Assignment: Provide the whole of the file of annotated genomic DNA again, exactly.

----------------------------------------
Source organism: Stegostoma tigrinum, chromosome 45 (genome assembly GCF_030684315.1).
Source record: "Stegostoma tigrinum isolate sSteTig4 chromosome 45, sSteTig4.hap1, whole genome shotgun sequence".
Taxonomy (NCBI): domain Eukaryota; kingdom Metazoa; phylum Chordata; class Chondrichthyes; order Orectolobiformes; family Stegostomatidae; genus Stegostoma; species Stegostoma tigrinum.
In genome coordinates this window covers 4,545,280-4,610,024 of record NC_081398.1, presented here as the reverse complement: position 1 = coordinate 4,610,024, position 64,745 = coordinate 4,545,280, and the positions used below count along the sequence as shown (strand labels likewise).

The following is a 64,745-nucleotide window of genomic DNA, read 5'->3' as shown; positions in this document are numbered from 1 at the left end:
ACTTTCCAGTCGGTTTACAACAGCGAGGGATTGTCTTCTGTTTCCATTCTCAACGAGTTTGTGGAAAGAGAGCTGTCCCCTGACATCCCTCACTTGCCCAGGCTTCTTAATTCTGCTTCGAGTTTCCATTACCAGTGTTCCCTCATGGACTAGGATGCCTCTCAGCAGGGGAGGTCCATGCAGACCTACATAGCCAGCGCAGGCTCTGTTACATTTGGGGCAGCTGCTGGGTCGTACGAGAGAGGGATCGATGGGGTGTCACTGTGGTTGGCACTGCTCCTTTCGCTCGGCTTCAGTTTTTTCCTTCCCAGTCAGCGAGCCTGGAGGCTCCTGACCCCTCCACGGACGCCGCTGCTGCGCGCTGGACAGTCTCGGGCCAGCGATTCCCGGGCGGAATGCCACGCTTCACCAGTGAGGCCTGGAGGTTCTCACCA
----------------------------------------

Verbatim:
Source organism: Stegostoma tigrinum, chromosome 45 (genome assembly GCF_030684315.1).
Source record: "Stegostoma tigrinum isolate sSteTig4 chromosome 45, sSteTig4.hap1, whole genome shotgun sequence".
Taxonomy (NCBI): domain Eukaryota; kingdom Metazoa; phylum Chordata; class Chondrichthyes; order Orectolobiformes; family Stegostomatidae; genus Stegostoma; species Stegostoma tigrinum.
In genome coordinates this window covers 4,545,280-4,610,024 of record NC_081398.1, presented here as the reverse complement: position 1 = coordinate 4,610,024, position 64,745 = coordinate 4,545,280, and the positions used below count along the sequence as shown (strand labels likewise).

The following is a 64,745-nucleotide window of genomic DNA, read 5'->3' as shown; positions in this document are numbered from 1 at the left end:
ACTTTCCAGTCGGTTTACAACAGCGAGGGATTGTCTTCTGTTTCCATTCTCAACGAGTTTGTGGAAAGAGAGCTGTCCCCTGACATCCCTCACTTGCCCAGGCTTCTTAATTCTGCTTCGAGTTTCCATTACCAGTGTTCCCTCATGGACTAGGATGCCTCTCAGCAGGGGAGGTCCATGCAGACCTACATAGCCAGCGCAGGCTCTGTTACATTTGGGGCAGCTGCTGGGTCGTACGAGAGAGGGATCGATGGGGTGTCACTGTGGTTGGCACTGCTCCTTTCGCTCGGCTTCAGTTTTTTCCTTCCCAGTCAGCGAGCCTGGAGGCTCCTGACCCCTCCACGGACGCCGCTGCTGCGCGCTGGACAGTCTCGGGCCAGCGATTCCCGGGCGGAATGCCACGCTTCACCAGTGAGGCCTGGAGGTTCTCACCA